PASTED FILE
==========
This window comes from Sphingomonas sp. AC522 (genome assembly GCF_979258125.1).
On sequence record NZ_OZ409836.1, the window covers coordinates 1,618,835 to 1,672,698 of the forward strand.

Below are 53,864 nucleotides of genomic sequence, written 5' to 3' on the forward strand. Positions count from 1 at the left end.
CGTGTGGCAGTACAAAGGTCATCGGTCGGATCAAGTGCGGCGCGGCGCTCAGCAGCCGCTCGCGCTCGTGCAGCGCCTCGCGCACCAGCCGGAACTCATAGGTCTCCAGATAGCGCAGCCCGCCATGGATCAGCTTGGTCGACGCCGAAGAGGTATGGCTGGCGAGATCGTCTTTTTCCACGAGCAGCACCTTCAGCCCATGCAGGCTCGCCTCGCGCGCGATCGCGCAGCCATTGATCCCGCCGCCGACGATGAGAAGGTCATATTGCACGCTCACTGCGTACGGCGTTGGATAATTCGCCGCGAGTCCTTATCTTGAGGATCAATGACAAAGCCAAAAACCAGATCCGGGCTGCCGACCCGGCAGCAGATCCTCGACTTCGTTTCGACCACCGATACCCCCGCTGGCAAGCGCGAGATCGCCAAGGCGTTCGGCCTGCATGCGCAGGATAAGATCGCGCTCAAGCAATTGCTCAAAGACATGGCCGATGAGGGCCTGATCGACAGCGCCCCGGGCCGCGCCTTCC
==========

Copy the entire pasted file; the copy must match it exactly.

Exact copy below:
This window comes from Sphingomonas sp. AC522 (genome assembly GCF_979258125.1).
On sequence record NZ_OZ409836.1, the window covers coordinates 1,618,835 to 1,672,698 of the forward strand.

Below are 53,864 nucleotides of genomic sequence, written 5' to 3' on the forward strand. Positions count from 1 at the left end.
CGTGTGGCAGTACAAAGGTCATCGGTCGGATCAAGTGCGGCGCGGCGCTCAGCAGCCGCTCGCGCTCGTGCAGCGCCTCGCGCACCAGCCGGAACTCATAGGTCTCCAGATAGCGCAGCCCGCCATGGATCAGCTTGGTCGACGCCGAAGAGGTATGGCTGGCGAGATCGTCTTTTTCCACGAGCAGCACCTTCAGCCCATGCAGGCTCGCCTCGCGCGCGATCGCGCAGCCATTGATCCCGCCGCCGACGATGAGAAGGTCATATTGCACGCTCACTGCGTACGGCGTTGGATAATTCGCCGCGAGTCCTTATCTTGAGGATCAATGACAAAGCCAAAAACCAGATCCGGGCTGCCGACCCGGCAGCAGATCCTCGACTTCGTTTCGACCACCGATACCCCCGCTGGCAAGCGCGAGATCGCCAAGGCGTTCGGCCTGCATGCGCAGGATAAGATCGCGCTCAAGCAATTGCTCAAAGACATGGCCGATGAGGGCCTGATCGACAGCGCCCCGGGCCGCGCCTTCC